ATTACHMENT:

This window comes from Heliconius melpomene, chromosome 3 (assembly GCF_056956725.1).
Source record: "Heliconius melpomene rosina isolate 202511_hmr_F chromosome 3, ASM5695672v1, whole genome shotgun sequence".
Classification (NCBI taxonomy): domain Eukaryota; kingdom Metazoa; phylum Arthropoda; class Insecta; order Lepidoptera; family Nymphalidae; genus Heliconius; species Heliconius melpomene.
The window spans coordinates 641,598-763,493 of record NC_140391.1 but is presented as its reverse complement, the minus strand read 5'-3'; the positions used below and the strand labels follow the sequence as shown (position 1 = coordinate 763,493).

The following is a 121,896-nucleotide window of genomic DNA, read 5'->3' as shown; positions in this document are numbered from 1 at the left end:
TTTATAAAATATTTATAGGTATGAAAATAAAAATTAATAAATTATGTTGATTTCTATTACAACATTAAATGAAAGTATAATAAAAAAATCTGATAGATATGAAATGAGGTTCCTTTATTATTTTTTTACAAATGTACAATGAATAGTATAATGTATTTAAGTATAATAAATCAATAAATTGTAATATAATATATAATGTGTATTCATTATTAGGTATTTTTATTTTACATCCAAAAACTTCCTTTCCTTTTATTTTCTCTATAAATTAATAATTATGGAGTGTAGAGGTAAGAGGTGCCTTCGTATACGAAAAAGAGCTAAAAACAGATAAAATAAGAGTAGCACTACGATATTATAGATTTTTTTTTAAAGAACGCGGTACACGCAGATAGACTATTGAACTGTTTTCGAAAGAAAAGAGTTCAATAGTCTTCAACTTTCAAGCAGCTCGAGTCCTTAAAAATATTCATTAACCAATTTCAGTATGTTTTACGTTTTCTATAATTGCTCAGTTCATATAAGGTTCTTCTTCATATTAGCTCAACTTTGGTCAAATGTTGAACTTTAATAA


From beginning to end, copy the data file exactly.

This window comes from Heliconius melpomene, chromosome 3 (assembly GCF_056956725.1).
Source record: "Heliconius melpomene rosina isolate 202511_hmr_F chromosome 3, ASM5695672v1, whole genome shotgun sequence".
Classification (NCBI taxonomy): domain Eukaryota; kingdom Metazoa; phylum Arthropoda; class Insecta; order Lepidoptera; family Nymphalidae; genus Heliconius; species Heliconius melpomene.
The window spans coordinates 641,598-763,493 of record NC_140391.1 but is presented as its reverse complement, the minus strand read 5'-3'; the positions used below and the strand labels follow the sequence as shown (position 1 = coordinate 763,493).

The following is a 121,896-nucleotide window of genomic DNA, read 5'->3' as shown; positions in this document are numbered from 1 at the left end:
TTTATAAAATATTTATAGGTATGAAAATAAAAATTAATAAATTATGTTGATTTCTATTACAACATTAAATGAAAGTATAATAAAAAAATCTGATAGATATGAAATGAGGTTCCTTTATTATTTTTTTACAAATGTACAATGAATAGTATAATGTATTTAAGTATAATAAATCAATAAATTGTAATATAATATATAATGTGTATTCATTATTAGGTATTTTTATTTTACATCCAAAAACTTCCTTTCCTTTTATTTTCTCTATAAATTAATAATTATGGAGTGTAGAGGTAAGAGGTGCCTTCGTATACGAAAAAGAGCTAAAAACAGATAAAATAAGAGTAGCACTACGATATTATAGATTTTTTTTTAAAGAACGCGGTACACGCAGATAGACTATTGAACTGTTTTCGAAAGAAAAGAGTTCAATAGTCTTCAACTTTCAAGCAGCTCGAGTCCTTAAAAATATTCATTAACCAATTTCAGTATGTTTTACGTTTTCTATAATTGCTCAGTTCATATAAGGTTCTTCTTCATATTAGCTCAACTTTGGTCAAATGTTGAACTTTAATAA